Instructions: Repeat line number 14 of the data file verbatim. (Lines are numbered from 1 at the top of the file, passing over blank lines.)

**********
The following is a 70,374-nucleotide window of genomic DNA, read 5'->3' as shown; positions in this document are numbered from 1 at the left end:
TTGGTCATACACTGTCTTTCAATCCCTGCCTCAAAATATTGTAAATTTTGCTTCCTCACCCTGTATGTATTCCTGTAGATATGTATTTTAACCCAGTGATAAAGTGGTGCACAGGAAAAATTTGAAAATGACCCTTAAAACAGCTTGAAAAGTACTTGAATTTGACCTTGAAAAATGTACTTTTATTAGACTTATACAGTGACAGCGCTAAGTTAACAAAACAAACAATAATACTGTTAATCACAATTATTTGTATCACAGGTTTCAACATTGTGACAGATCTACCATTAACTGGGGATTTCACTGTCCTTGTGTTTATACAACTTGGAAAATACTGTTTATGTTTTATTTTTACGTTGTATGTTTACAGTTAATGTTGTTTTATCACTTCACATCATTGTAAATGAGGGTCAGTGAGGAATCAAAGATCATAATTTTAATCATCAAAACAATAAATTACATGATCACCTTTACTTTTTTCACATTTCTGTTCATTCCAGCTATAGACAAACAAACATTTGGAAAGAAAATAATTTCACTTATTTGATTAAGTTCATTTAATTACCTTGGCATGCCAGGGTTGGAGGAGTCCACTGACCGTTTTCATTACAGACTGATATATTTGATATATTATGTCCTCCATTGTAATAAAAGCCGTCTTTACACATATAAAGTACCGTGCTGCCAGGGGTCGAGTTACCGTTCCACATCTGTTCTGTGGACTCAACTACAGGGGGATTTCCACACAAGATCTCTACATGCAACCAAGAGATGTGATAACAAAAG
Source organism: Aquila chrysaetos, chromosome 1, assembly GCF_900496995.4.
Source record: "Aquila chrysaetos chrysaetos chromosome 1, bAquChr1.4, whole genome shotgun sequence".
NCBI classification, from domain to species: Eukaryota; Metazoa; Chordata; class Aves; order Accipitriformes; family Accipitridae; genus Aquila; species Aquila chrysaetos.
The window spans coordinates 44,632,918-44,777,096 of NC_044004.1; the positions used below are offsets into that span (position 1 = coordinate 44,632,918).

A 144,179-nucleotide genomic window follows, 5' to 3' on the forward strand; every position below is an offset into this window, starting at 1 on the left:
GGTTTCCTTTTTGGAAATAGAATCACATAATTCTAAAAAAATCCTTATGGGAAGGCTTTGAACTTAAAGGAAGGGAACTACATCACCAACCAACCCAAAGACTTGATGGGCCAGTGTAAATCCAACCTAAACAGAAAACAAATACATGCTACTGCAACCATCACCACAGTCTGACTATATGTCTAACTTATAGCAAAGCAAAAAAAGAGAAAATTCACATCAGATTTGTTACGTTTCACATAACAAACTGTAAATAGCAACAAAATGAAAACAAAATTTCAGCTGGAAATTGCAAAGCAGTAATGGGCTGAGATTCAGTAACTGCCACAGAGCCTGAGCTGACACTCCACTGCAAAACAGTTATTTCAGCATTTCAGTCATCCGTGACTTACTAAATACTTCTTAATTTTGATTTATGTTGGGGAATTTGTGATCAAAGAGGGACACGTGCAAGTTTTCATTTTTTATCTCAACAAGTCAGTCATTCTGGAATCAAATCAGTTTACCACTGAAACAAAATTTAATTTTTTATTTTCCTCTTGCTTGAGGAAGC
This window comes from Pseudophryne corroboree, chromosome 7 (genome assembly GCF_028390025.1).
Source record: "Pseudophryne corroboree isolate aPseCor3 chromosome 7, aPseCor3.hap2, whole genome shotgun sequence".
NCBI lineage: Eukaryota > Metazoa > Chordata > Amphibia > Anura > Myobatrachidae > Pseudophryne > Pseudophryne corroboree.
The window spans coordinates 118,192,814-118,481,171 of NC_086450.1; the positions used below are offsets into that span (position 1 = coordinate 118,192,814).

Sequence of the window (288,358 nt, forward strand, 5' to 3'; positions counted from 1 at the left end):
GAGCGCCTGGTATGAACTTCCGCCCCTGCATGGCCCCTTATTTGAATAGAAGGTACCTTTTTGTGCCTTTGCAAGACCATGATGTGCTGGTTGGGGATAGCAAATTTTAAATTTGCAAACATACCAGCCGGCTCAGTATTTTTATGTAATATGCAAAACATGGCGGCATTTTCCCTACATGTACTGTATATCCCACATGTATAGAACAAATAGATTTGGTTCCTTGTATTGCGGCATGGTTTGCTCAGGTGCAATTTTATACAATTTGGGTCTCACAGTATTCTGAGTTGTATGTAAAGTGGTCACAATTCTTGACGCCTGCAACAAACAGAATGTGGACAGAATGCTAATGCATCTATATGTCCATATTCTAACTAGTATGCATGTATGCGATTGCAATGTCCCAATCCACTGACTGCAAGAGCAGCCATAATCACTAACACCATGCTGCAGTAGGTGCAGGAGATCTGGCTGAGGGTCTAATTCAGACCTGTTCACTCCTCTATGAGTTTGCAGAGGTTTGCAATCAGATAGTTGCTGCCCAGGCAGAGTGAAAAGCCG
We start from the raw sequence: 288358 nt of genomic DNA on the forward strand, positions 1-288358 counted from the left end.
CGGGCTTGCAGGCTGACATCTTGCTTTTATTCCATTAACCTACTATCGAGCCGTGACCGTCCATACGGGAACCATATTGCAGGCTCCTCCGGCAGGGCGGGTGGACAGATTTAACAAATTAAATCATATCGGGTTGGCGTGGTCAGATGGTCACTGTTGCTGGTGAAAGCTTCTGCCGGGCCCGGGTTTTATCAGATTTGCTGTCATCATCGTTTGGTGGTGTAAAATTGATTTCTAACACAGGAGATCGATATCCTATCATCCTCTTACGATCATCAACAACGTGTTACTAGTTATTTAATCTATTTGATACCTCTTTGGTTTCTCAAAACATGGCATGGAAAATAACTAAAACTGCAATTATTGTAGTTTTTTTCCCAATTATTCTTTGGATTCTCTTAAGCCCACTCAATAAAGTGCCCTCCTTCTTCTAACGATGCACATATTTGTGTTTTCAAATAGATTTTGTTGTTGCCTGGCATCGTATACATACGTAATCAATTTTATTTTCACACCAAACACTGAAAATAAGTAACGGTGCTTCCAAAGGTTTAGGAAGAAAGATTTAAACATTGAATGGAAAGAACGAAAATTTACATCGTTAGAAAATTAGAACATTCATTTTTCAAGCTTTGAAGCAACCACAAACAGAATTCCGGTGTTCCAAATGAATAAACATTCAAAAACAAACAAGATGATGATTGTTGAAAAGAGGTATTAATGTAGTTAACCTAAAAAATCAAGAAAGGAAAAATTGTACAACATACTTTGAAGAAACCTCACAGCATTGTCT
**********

GAGCGCCTGGTATGAACTTCCGCCCCTGCATGGCCCCTTATTTGAATAGAAGGTACCTTTTTGTGCCTTTGCAAGACCATGATGTGCTGGTTGGGGATAGCAAATTTTAAATTTGCAAACATACCAGCCGGCTCAGTATTTTTATGTAATATGCAAAACATGGCGGCATTTTCCCTACATGTACTGTATATCCCACATGTATAGAACAAATAGATTTGGTTCCTTGTATTGCGGCATGGTTTGCTCAGGTGCAATTTTATACAATTTGGGTCTCACAGTATTCTGAGTTGTATGTAAAGTGGTCACAATTCTTGACGCCTGCAACAAACAGAATGTGGACAGAATGCTAATGCATCTATATGTCCATATTCTAACTAGTATGCATGTATGCGATTGCAATGTCCCAATCCACTGACTGCAAGAGCAGCCATAATCACTAACACCATGCTGCAGTAGGTGCAGGAGATCTGGCTGAGGGTCTAATTCAGACCTGTTCACTCCTCTATGAGTTTGCAGAGGTTTGCAATCAGATAGTTGCTGCCCAGGCAGAGTGAAAAGCCG